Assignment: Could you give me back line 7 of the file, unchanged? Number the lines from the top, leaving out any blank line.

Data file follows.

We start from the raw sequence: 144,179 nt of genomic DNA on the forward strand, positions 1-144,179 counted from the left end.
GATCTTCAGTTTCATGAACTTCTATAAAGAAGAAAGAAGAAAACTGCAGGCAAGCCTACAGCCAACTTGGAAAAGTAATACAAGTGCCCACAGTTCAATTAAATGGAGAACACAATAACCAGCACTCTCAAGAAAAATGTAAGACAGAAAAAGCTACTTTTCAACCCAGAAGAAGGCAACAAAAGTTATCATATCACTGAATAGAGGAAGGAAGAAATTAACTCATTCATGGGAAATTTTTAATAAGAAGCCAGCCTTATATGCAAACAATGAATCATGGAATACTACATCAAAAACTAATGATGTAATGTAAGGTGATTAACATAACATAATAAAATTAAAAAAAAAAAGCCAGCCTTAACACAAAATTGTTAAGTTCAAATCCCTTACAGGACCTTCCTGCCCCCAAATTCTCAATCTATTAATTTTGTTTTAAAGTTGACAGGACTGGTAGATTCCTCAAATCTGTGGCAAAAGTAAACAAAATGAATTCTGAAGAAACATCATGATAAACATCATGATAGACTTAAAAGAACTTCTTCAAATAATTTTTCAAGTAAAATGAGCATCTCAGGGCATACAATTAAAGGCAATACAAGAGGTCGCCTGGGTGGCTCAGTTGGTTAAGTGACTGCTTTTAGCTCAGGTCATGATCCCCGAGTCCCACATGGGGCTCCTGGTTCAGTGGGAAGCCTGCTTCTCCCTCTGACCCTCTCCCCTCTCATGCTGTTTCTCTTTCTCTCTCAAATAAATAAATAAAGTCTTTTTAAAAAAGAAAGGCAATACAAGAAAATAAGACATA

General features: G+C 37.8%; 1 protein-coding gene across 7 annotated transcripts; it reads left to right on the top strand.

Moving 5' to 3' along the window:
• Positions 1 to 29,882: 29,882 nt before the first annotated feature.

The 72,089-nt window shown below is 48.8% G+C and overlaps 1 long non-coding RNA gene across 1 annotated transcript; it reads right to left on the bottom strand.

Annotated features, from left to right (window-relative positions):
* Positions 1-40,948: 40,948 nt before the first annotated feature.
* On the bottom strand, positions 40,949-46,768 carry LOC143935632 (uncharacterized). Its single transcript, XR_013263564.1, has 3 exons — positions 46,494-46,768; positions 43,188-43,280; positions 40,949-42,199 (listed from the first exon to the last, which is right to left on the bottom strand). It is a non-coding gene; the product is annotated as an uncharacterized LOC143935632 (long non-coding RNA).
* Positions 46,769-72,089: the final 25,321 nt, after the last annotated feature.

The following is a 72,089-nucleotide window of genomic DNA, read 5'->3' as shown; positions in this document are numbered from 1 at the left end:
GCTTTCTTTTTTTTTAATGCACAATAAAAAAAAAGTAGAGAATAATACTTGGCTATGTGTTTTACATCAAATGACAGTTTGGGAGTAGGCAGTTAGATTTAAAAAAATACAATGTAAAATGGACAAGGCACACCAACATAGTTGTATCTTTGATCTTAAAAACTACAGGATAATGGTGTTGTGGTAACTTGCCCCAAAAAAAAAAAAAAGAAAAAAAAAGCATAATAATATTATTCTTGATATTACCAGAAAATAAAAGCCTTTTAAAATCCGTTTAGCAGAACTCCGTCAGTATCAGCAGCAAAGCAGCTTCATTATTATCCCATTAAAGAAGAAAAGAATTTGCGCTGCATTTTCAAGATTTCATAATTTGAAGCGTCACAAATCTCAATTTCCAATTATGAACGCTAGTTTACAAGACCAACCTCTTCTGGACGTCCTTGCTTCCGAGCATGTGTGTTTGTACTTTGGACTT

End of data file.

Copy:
Annotated features, from left to right (window-relative positions):